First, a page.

This suite of functions can be used to compute some of the regression (leaveoneout deletion) diagnostics for linear and generalized linear models discussed in Belsley, Kuh and Welsch (1980), Cook and Weisberg (1982), etc.
1 2 3 4 5 6 7 8 9 10 11 12 13 14 15 16 17 18 19 20 21 22 23 24 25 26 27 28 29 30 31 32 33 34 35 36 37 38 39 40 41 42 43 44 45 46 47 48  influence.measures(model)
rstandard(model, ...)
## S3 method for class 'lm'
rstandard(model, infl = lm.influence(model, do.coef = FALSE),
sd = sqrt(deviance(model)/df.residual(model)),
type = c("sd.1", "predictive"), ...)
## S3 method for class 'glm'
rstandard(model, infl = influence(model, do.coef = FALSE),
type = c("deviance", "pearson"), ...)
rstudent(model, ...)
## S3 method for class 'lm'
rstudent(model, infl = lm.influence(model, do.coef = FALSE),
res = infl$wt.res, ...)
## S3 method for class 'glm'
rstudent(model, infl = influence(model, do.coef = FALSE), ...)
dffits(model, infl = , res = )
dfbeta(model, ...)
## S3 method for class 'lm'
dfbeta(model, infl = lm.influence(model, do.coef = TRUE), ...)
dfbetas(model, ...)
## S3 method for class 'lm'
dfbetas(model, infl = lm.influence(model, do.coef = TRUE), ...)
covratio(model, infl = lm.influence(model, do.coef = FALSE),
res = weighted.residuals(model))
cooks.distance(model, ...)
## S3 method for class 'lm'
cooks.distance(model, infl = lm.influence(model, do.coef = FALSE),
res = weighted.residuals(model),
sd = sqrt(deviance(model)/df.residual(model)),
hat = infl$hat, ...)
## S3 method for class 'glm'
cooks.distance(model, infl = influence(model, do.coef = FALSE),
res = infl$pear.res,
dispersion = summary(model)$dispersion,
hat = infl$hat, ...)
hatvalues(model, ...)
## S3 method for class 'lm'
hatvalues(model, infl = lm.influence(model, do.coef = FALSE), ...)
hat(x, intercept = TRUE)

model 
an R object, typically returned by 
infl 
influence structure as returned by

res 
(possibly weighted) residuals, with proper default.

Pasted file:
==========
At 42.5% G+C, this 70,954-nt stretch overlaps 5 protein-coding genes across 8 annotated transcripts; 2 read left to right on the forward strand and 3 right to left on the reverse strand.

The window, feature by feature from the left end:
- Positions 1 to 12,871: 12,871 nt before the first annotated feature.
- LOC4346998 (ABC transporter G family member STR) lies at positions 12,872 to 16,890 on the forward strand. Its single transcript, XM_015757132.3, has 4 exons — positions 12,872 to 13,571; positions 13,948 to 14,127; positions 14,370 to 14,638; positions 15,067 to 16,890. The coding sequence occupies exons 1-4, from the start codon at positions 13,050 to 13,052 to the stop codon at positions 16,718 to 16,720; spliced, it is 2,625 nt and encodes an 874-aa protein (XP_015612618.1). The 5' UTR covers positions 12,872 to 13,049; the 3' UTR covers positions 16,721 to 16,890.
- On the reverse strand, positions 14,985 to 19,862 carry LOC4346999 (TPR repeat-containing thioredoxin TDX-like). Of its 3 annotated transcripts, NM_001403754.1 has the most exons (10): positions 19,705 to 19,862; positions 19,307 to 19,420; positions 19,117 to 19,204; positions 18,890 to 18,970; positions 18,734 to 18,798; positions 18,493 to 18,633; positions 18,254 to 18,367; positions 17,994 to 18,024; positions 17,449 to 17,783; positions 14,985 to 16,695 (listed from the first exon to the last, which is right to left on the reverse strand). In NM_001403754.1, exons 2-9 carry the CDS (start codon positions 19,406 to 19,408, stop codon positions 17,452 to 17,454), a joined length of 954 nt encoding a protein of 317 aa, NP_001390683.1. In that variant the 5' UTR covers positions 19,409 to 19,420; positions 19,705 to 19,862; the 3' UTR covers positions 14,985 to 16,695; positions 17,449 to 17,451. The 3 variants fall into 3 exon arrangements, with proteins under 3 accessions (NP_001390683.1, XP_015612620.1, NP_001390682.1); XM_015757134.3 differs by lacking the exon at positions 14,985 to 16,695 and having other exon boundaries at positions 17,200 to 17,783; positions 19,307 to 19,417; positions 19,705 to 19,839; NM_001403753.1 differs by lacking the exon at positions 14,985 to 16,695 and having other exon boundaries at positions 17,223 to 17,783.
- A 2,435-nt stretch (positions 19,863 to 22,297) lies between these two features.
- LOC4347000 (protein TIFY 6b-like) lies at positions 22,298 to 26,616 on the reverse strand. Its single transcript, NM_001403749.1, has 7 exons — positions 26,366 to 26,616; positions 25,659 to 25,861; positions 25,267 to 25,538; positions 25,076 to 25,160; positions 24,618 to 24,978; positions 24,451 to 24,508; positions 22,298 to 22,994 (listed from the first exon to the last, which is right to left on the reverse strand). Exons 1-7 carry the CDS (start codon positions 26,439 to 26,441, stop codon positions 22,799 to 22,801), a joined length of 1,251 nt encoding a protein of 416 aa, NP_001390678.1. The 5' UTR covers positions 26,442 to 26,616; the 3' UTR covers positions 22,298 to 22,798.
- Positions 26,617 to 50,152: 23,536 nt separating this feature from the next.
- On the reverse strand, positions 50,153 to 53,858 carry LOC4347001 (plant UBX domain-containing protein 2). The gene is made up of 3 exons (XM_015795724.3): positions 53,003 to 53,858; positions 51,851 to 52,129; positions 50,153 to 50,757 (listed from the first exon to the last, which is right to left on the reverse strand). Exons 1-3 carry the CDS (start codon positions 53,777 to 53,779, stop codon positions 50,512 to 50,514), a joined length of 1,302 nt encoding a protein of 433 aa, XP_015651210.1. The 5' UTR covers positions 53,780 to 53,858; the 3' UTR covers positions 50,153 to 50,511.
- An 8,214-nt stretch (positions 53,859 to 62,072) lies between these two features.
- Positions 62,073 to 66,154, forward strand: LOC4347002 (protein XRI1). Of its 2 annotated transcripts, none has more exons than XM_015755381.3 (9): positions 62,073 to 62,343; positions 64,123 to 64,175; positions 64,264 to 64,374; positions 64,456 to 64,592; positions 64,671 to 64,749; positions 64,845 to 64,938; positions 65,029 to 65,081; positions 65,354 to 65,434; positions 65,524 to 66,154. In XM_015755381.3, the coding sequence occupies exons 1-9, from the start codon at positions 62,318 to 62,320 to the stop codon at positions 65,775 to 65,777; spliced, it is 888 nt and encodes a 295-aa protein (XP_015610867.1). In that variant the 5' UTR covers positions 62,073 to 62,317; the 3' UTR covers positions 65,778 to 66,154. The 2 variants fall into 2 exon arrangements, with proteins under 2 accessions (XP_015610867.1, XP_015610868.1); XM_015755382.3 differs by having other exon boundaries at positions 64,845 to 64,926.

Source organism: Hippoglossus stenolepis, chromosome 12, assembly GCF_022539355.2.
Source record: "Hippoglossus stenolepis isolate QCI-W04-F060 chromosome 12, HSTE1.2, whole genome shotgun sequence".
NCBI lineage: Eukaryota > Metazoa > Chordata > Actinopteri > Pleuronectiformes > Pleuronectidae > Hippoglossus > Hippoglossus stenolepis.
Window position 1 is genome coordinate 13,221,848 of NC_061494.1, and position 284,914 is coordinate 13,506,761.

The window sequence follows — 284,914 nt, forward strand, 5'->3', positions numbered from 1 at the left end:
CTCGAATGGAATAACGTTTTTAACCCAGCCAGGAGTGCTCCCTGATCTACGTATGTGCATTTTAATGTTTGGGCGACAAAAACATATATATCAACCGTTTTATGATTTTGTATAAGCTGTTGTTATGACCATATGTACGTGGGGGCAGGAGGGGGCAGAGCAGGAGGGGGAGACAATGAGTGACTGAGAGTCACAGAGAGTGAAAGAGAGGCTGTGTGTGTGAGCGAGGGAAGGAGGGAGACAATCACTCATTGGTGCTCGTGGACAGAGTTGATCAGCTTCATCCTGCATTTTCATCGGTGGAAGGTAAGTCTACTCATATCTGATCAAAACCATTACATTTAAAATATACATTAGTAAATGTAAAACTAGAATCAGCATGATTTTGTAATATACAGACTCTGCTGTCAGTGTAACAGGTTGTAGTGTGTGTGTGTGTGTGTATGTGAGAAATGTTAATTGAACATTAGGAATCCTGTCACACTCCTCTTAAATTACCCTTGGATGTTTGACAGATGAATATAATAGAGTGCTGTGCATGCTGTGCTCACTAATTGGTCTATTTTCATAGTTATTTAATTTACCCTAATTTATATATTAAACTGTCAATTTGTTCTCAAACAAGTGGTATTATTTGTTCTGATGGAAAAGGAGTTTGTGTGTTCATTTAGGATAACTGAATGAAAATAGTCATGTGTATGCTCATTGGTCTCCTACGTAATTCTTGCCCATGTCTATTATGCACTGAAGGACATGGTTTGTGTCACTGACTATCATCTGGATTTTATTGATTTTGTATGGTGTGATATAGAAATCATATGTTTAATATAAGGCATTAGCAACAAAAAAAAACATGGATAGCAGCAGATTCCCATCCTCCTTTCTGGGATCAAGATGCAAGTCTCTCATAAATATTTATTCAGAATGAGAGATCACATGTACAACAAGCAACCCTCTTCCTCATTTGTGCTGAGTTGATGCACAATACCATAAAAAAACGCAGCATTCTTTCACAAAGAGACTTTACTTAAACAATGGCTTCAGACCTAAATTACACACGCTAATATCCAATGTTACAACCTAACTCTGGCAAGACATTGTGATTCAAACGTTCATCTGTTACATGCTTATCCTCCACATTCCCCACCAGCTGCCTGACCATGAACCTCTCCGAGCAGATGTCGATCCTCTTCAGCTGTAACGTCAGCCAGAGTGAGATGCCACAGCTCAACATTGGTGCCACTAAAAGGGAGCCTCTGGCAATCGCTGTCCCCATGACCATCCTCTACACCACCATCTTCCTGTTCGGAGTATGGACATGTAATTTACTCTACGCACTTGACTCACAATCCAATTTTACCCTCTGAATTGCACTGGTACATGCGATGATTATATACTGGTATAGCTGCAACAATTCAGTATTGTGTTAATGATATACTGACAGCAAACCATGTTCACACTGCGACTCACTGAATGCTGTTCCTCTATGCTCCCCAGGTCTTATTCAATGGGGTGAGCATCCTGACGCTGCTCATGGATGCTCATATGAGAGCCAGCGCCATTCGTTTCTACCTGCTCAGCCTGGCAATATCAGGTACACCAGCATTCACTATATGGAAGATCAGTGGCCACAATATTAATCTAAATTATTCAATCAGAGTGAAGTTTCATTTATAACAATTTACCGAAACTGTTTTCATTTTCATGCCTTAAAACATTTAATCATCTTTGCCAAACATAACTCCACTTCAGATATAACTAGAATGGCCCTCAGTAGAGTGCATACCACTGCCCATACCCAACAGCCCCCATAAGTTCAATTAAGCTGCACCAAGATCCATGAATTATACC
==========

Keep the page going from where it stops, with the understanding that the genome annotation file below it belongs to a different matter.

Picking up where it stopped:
sd 
standard deviation to use, see default. 
dispersion 
dispersion (for 
hat 
hat values H[i,i], see default. 
type 
type of residuals for 
x 
the X or design matrix. 
intercept 
should an intercept column be prepended to 
... 
further arguments passed to or from other methods. 
The primary highlevel function is influence.measures
which produces a
class "infl"
object tabular display showing the DFBETAS for
each model variable, DFFITS, covariance ratios, Cook's distances and
the diagonal elements of the hat matrix. Cases which are influential
with respect to any of these measures are marked with an asterisk.
The functions dfbetas
, dffits
,
covratio
and cooks.distance
provide direct access to the
corresponding diagnostic quantities. Functions rstandard
and
rstudent
give the standardized and Studentized residuals
respectively. (These renormalize the residuals to have unit variance,
using an overall and leaveoneout measure of the error variance
respectively.)
Values for generalized linear models are approximations, as described in Williams (1987) (except that Cook's distances are scaled as F rather than as chisquare values). The approximations can be poor when some cases have large influence.
The optional infl
, res
and sd
arguments are there
to encourage the use of these direct access functions, in situations
where, e.g., the underlying basic influence measures (from
lm.influence
or the generic influence
) are
already available.
Note that cases with weights == 0
are dropped from all
these functions, but that if a linear model has been fitted with